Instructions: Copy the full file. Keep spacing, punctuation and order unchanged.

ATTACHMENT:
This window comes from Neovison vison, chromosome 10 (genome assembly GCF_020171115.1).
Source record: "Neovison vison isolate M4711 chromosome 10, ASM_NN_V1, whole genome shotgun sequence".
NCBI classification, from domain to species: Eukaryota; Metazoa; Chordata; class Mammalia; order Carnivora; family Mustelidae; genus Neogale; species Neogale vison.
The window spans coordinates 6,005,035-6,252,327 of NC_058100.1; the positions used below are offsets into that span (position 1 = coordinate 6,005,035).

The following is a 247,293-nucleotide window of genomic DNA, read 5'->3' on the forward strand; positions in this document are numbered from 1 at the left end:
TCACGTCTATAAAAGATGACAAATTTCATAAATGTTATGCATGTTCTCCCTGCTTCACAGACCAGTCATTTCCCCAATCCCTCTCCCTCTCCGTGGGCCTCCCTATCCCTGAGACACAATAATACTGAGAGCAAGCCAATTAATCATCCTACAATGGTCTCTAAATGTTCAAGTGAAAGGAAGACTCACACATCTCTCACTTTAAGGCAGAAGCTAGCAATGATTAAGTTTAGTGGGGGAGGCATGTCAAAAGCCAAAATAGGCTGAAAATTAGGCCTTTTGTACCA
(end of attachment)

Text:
This window comes from Neovison vison, chromosome 10 (genome assembly GCF_020171115.1).
Source record: "Neovison vison isolate M4711 chromosome 10, ASM_NN_V1, whole genome shotgun sequence".
NCBI classification, from domain to species: Eukaryota; Metazoa; Chordata; class Mammalia; order Carnivora; family Mustelidae; genus Neogale; species Neogale vison.
The window spans coordinates 6,005,035-6,252,327 of NC_058100.1; the positions used below are offsets into that span (position 1 = coordinate 6,005,035).

The following is a 247,293-nucleotide window of genomic DNA, read 5'->3' on the forward strand; positions in this document are numbered from 1 at the left end:
TCACGTCTATAAAAGATGACAAATTTCATAAATGTTATGCATGTTCTCCCTGCTTCACAGACCAGTCATTTCCCCAATCCCTCTCCCTCTCCGTGGGCCTCCCTATCCCTGAGACACAATAATACTGAGAGCAAGCCAATTAATCATCCTACAATGGTCTCTAAATGTTCAAGTGAAAGGAAGACTCACACATCTCTCACTTTAAGGCAGAAGCTAGCAATGATTAAGTTTAGTGGGGGAGGCATGTCAAAAGCCAAAATAGGCTGAAAATTAGGCCTTTTGTACCA